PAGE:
"I'd like to be close," said Franklin. "Ideally, I can be somewhere where I can walk to work. That's the dream."
Dykes and staff will be following a group that notoriously burned both ends of the candle and some at times showed the toll that such long hours can induce. However, Franklin takes a noticeably-healthy attitude to the office each day as he heads to Memorial Stadium.
"For me, I've never considered my job 'work' -coaching football," said Franklin. "It isn't work. It's play. You get to make a living doing something that you really enjoy doing. That's not work to me.
"My brother works for a living. He drives to a factory every day and works in a chemical plant. He gets acid on his feet and hauls around 100 pound barrels. That's work.
"I go in and watch film, talk to young people.
"I do spend long hours at it but I enjoy it all and I enjoy working with our staff and we all feel the same way.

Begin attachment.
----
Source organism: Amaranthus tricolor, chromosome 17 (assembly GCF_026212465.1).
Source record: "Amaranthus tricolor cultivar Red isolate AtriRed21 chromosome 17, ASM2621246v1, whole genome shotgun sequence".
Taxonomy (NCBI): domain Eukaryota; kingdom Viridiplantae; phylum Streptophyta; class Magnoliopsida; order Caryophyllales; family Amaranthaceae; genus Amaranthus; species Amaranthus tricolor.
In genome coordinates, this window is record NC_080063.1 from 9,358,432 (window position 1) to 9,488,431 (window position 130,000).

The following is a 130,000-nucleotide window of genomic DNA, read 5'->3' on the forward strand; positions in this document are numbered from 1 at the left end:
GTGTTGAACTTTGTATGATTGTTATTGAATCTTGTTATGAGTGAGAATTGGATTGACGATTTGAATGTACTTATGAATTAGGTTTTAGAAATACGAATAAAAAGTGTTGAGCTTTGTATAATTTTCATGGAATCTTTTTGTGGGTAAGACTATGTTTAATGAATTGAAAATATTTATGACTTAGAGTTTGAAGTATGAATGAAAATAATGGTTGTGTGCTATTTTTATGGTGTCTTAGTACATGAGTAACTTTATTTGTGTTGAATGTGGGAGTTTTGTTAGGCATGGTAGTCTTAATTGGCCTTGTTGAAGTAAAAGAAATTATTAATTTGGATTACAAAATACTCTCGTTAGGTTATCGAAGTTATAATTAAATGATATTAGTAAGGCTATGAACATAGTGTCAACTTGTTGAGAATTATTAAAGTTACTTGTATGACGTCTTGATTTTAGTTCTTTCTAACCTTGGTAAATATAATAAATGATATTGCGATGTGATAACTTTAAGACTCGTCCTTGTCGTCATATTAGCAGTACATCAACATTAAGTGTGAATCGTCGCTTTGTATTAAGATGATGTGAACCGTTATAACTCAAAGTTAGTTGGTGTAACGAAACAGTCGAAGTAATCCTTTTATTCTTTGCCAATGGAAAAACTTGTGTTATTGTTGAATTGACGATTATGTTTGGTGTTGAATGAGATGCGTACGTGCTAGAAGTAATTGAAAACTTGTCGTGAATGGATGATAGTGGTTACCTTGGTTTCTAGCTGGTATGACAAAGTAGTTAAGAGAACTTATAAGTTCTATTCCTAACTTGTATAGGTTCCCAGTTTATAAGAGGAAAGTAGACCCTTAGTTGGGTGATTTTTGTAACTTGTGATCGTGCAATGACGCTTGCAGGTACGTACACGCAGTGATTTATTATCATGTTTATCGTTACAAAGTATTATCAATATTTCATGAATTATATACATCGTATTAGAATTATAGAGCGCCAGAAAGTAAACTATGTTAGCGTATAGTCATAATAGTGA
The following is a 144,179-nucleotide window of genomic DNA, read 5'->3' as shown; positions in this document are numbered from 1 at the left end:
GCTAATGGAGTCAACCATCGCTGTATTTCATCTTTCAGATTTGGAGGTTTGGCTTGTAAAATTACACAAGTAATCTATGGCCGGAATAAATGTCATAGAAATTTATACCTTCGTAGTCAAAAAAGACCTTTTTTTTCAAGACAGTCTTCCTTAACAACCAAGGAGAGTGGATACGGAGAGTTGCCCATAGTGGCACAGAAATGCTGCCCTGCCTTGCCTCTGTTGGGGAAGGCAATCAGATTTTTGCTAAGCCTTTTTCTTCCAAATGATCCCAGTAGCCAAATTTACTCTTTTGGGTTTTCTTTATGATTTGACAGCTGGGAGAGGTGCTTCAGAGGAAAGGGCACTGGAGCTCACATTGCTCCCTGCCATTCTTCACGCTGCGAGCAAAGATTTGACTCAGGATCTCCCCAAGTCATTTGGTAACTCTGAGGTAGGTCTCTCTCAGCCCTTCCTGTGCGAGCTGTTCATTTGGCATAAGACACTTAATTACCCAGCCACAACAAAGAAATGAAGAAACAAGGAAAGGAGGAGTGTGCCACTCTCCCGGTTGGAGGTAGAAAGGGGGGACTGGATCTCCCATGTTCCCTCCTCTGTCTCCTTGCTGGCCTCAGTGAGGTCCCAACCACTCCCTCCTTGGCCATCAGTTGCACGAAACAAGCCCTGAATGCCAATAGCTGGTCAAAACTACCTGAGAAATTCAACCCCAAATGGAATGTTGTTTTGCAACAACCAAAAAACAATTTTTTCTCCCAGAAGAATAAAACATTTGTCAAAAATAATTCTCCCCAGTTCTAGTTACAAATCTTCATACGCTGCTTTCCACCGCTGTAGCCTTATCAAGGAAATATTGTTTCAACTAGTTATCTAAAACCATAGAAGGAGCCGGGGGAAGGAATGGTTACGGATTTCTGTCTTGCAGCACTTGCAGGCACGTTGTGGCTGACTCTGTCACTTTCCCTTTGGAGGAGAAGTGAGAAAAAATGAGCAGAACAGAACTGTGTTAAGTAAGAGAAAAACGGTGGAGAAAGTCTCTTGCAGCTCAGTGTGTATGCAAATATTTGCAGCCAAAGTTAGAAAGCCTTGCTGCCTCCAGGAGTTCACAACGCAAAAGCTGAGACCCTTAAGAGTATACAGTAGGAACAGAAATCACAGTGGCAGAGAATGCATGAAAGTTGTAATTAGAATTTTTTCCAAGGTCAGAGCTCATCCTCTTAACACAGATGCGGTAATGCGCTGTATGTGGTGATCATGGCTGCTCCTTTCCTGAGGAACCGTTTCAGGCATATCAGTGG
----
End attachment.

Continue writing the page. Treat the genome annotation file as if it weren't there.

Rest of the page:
"Our rule is work until your job is done and that's it."
Dykes' and Franklin's prolific offense has often been mistaken for Washington State head coach Mike Leach's "Air Raid" offense, particularly since Dykes worked with Leach for seven years at Texas Tech -his last two as offensive coordinator. But if you ask Dykes or Franklin, there's not a lot of similarity.
"It doesn't resemble Leach's offense at all," said Franklin. "Basically, what we try to do is play fast and play with great tempo. That's the number one thing we try to do. We want to be the fastest team in America and we want to constantly attack. So we do multiple things out there.